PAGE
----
Gangload Your Regulator
When I was very young a teacher accused me of being a “space cadet”. My reply was a wide-eyed, “I am?!” I have believed it ever since. This blog will be about my pursuit of that dream: to become an astronaut.
I wish I could tell you that I’ve held steadfast to my aspiration, working always in the right direction. But I truly regret that for periods of time I have folded up and stowed my dream, merely hoping that the right time would come to dust it off. But now I realize I have to make the time right.
That tipping point arrived recently when I accidentally became aware of Astronauts4Hire. Within a few days I chose to join as an associate member. To explain this, I’ll tell you a story.
I am immensely fortunate to work where I do (AGSOL). One of many reasons is that I’ve worked on 15 parabolic flights, comprising about 600 parabolas. But before that could happen I had to get certified by the USAF Physiological Training Program, which included some time spent in a hypobaric chamber. The training induced hypoxia under various conditions, so we could learn to recognize the symptoms in ourselves. This story is going somewhere, I promise!
The most compelling demonstration of the insidiousness of hypoxia due to a slow decompression was a visual effect. The instructors lowered the pressure in the chamber to a level just under what humans need to continue functioning properly. They had us watch objects closely and report any changes in their perceived colors. Nobody noticed any change. Then they told us to “Gangload your regulators and put your masks on.” That meant we’d suddenly be breathing 100% oxygen. And with that, the world was in technicolor! The colors we saw became more vibrant, yet it wasn’t unusual at all. It was immediately obvious that our vision had degraded dramatically while we slowly had become hypoxic – but no one could tell until our normal vision was restored.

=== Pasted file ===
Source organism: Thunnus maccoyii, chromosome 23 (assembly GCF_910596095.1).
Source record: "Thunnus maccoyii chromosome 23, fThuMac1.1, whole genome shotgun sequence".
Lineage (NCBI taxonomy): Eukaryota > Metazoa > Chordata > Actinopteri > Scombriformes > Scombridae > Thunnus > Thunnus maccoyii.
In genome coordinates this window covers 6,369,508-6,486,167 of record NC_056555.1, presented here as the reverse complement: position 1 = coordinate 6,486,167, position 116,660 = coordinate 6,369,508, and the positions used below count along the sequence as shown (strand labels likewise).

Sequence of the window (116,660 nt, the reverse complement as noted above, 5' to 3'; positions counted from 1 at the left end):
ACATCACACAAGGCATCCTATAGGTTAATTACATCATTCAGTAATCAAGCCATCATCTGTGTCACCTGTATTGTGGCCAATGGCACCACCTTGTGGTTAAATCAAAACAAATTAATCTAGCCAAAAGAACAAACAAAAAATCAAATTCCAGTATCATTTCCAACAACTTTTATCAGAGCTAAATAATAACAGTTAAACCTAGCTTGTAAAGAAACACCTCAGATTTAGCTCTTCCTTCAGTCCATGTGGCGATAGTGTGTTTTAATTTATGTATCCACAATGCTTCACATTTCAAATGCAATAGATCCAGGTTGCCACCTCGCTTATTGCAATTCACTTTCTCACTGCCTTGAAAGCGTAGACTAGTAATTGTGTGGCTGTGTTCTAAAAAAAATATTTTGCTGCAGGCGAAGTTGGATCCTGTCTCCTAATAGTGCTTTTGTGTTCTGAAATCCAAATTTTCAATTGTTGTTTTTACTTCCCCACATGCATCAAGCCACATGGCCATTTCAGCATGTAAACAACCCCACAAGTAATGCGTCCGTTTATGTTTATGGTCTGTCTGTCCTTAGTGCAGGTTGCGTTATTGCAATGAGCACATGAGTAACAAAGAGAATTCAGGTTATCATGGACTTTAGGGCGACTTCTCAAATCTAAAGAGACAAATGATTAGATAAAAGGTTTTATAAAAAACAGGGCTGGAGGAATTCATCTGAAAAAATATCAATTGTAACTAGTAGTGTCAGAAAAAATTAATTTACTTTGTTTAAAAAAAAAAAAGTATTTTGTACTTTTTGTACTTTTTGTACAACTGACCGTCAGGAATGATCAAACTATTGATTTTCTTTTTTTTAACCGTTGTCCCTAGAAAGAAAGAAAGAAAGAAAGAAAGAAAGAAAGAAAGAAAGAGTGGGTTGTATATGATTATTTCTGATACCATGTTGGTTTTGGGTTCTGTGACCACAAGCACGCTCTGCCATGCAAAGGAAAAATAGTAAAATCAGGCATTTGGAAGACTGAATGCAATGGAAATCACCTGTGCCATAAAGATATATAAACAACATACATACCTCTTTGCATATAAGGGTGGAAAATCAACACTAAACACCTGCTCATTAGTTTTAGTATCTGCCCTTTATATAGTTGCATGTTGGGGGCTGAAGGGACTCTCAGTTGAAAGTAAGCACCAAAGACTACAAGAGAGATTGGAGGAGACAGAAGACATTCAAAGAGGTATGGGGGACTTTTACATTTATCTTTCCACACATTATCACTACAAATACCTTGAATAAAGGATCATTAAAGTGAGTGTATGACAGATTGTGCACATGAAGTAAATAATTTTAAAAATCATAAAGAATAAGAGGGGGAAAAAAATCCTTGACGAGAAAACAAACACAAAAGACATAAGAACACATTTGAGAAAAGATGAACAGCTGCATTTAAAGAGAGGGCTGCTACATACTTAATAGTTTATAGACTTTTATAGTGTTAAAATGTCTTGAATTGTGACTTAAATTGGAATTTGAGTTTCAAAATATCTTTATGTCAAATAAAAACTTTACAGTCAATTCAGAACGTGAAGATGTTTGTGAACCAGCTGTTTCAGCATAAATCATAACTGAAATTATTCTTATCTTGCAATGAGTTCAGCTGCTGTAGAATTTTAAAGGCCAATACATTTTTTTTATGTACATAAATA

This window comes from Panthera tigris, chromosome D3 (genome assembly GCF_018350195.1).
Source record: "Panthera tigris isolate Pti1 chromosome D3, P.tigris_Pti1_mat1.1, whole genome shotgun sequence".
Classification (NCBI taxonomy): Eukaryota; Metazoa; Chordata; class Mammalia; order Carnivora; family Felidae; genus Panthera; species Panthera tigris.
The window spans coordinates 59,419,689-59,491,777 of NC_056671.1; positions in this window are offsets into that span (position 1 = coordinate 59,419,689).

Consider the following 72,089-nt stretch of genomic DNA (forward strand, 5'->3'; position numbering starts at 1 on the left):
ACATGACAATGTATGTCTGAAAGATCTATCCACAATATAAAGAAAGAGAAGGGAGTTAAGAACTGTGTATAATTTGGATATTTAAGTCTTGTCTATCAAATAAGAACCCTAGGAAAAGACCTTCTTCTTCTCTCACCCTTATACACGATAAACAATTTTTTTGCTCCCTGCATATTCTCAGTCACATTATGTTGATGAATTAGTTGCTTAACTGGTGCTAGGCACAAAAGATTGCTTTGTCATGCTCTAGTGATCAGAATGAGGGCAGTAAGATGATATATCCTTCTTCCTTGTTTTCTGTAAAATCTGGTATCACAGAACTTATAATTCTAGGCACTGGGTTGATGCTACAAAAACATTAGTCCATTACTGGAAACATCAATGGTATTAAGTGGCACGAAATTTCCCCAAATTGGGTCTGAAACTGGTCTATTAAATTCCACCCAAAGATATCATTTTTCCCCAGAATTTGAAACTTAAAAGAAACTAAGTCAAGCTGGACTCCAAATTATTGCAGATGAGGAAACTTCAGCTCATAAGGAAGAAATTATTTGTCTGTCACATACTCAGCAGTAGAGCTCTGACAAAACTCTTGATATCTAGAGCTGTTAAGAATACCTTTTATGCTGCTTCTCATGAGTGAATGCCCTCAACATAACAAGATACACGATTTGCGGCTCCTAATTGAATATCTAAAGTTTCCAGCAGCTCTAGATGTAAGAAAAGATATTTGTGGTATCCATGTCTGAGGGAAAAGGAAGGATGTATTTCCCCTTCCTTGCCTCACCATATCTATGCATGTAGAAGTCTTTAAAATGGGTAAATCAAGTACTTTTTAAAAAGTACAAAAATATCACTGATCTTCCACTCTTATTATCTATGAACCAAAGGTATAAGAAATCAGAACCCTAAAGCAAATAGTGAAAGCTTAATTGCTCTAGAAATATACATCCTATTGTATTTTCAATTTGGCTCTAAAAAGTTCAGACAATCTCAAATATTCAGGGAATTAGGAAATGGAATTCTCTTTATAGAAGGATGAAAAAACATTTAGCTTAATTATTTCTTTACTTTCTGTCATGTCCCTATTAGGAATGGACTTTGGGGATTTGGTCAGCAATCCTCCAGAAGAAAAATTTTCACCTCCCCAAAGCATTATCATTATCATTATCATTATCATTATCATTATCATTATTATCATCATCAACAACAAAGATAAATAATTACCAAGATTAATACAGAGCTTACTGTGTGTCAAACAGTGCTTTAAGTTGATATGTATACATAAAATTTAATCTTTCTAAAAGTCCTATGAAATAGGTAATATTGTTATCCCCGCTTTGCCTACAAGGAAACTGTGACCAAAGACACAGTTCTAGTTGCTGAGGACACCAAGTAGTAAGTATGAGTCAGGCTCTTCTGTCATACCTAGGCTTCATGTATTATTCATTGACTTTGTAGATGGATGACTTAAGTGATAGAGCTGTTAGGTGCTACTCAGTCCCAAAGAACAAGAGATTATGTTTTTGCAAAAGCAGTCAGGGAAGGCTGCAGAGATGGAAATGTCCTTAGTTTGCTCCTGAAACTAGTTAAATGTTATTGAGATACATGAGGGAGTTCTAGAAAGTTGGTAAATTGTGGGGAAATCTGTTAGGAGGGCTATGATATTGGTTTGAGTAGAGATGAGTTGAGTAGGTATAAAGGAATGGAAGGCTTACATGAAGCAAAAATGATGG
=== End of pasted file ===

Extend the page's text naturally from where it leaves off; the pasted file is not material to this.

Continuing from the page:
Learning about Astronauts4Hire was just like that. I unstowed my astronaut plans and the color flooded back into my world. This dream is my O2 supply. It makes me wonder about the etymological connection between the different meanings of the word “aspiration.” With this aspiration restored the air is fresher, the colors are brighter, and my life makes more sense.
The reasons to succeed in my more immediate or mundane goals are their connections to my larger goal. I must concede the truth: I might never be an astronaut. But as long as I actively aspire, I’m living how I want to live.
The main topic of this blog will be my own efforts to make myself a more viable astronaut candidate. There will be plenty more about the whys and hows, but I think this is enough for a first post. Regular posting will begin on April 2nd, 2011. See you then!